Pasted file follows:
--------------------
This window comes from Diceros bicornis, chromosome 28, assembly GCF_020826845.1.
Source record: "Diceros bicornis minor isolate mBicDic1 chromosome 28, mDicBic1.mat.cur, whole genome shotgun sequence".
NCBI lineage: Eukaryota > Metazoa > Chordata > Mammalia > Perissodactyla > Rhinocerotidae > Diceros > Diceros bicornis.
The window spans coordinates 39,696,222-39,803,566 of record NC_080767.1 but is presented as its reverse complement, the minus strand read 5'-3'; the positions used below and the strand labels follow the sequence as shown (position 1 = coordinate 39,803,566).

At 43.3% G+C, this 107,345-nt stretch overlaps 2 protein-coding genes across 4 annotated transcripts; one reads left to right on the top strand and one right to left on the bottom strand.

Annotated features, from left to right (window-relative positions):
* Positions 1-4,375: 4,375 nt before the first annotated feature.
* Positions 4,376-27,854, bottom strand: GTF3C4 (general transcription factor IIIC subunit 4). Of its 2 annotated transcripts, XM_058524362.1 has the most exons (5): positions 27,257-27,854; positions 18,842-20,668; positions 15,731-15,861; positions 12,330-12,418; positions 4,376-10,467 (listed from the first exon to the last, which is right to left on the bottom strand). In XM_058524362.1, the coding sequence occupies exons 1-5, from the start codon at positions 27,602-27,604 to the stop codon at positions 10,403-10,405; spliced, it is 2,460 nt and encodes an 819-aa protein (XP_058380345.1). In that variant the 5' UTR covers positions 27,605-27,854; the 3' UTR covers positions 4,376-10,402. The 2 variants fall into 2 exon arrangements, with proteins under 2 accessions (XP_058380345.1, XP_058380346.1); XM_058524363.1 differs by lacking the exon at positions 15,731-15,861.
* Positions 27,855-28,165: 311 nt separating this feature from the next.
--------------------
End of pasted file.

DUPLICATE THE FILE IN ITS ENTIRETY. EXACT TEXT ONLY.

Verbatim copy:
This window comes from Diceros bicornis, chromosome 28, assembly GCF_020826845.1.
Source record: "Diceros bicornis minor isolate mBicDic1 chromosome 28, mDicBic1.mat.cur, whole genome shotgun sequence".
NCBI lineage: Eukaryota > Metazoa > Chordata > Mammalia > Perissodactyla > Rhinocerotidae > Diceros > Diceros bicornis.
The window spans coordinates 39,696,222-39,803,566 of record NC_080767.1 but is presented as its reverse complement, the minus strand read 5'-3'; the positions used below and the strand labels follow the sequence as shown (position 1 = coordinate 39,803,566).

At 43.3% G+C, this 107,345-nt stretch overlaps 2 protein-coding genes across 4 annotated transcripts; one reads left to right on the top strand and one right to left on the bottom strand.

Annotated features, from left to right (window-relative positions):
* Positions 1-4,375: 4,375 nt before the first annotated feature.
* Positions 4,376-27,854, bottom strand: GTF3C4 (general transcription factor IIIC subunit 4). Of its 2 annotated transcripts, XM_058524362.1 has the most exons (5): positions 27,257-27,854; positions 18,842-20,668; positions 15,731-15,861; positions 12,330-12,418; positions 4,376-10,467 (listed from the first exon to the last, which is right to left on the bottom strand). In XM_058524362.1, the coding sequence occupies exons 1-5, from the start codon at positions 27,602-27,604 to the stop codon at positions 10,403-10,405; spliced, it is 2,460 nt and encodes an 819-aa protein (XP_058380345.1). In that variant the 5' UTR covers positions 27,605-27,854; the 3' UTR covers positions 4,376-10,402. The 2 variants fall into 2 exon arrangements, with proteins under 2 accessions (XP_058380345.1, XP_058380346.1); XM_058524363.1 differs by lacking the exon at positions 15,731-15,861.
* Positions 27,855-28,165: 311 nt separating this feature from the next.